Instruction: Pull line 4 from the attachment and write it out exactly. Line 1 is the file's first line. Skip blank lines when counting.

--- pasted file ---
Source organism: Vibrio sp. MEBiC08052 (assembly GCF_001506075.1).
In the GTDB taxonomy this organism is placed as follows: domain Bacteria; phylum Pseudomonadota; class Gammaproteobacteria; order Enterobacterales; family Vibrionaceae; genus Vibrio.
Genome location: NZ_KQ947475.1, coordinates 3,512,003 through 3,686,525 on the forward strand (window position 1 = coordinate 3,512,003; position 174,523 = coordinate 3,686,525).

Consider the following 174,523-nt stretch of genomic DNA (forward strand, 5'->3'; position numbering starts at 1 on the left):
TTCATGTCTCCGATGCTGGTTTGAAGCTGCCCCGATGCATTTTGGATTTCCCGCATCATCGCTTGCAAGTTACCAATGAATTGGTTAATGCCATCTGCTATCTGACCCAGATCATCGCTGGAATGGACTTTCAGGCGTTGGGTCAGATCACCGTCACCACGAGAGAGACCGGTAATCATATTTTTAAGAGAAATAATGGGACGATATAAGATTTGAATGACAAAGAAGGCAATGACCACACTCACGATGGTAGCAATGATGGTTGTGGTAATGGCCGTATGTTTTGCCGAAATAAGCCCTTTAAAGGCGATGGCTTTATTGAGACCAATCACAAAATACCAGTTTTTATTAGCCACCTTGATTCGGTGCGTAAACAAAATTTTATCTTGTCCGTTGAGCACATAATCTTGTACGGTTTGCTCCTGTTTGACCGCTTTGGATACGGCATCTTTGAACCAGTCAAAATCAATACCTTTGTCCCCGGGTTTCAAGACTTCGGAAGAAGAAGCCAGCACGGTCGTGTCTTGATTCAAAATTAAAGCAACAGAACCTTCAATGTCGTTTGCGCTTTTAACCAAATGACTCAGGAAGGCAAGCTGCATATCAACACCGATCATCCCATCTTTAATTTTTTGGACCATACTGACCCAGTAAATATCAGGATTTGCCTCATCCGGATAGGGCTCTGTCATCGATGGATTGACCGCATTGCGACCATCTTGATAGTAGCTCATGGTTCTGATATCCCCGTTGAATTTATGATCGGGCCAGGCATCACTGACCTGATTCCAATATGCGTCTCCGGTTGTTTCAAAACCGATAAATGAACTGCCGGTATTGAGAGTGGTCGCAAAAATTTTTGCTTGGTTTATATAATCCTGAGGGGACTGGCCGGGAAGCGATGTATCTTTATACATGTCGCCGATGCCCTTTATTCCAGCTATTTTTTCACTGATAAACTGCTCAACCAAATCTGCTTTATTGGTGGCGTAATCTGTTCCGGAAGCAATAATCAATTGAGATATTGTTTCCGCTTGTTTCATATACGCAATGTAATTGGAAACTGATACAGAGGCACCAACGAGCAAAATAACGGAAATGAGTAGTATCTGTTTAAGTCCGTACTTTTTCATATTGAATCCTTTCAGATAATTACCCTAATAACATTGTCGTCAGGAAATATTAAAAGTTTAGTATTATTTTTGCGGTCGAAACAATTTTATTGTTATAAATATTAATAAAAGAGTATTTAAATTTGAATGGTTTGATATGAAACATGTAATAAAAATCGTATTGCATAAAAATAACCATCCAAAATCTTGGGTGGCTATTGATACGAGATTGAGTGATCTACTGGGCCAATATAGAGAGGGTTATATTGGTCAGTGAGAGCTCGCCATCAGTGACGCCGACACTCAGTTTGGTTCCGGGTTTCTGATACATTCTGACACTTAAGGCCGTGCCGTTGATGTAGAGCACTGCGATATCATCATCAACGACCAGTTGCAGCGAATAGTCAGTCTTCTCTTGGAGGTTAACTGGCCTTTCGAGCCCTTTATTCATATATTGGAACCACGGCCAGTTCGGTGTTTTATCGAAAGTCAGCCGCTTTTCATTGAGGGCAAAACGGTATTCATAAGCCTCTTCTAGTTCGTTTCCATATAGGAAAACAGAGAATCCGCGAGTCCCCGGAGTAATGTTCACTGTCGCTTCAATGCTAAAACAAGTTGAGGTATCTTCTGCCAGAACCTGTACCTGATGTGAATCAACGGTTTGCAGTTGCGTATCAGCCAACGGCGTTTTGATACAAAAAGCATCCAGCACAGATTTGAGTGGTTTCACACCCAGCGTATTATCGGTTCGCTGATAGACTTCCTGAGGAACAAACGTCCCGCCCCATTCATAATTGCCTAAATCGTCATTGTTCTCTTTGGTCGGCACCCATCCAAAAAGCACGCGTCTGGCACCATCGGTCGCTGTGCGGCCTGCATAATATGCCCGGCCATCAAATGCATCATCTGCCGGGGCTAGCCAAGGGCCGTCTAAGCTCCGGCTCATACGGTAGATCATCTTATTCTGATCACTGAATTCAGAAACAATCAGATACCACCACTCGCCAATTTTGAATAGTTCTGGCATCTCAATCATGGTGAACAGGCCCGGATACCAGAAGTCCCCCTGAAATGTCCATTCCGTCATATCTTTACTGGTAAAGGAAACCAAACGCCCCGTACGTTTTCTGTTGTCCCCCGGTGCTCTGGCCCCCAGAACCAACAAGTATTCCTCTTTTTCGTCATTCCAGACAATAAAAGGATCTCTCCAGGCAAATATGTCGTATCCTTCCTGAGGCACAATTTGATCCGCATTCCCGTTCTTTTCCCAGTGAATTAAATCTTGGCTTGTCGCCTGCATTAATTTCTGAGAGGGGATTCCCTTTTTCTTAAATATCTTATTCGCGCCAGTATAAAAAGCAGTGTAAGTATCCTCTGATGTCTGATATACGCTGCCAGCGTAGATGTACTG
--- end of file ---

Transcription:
Consider the following 174,523-nt stretch of genomic DNA (forward strand, 5'->3'; position numbering starts at 1 on the left):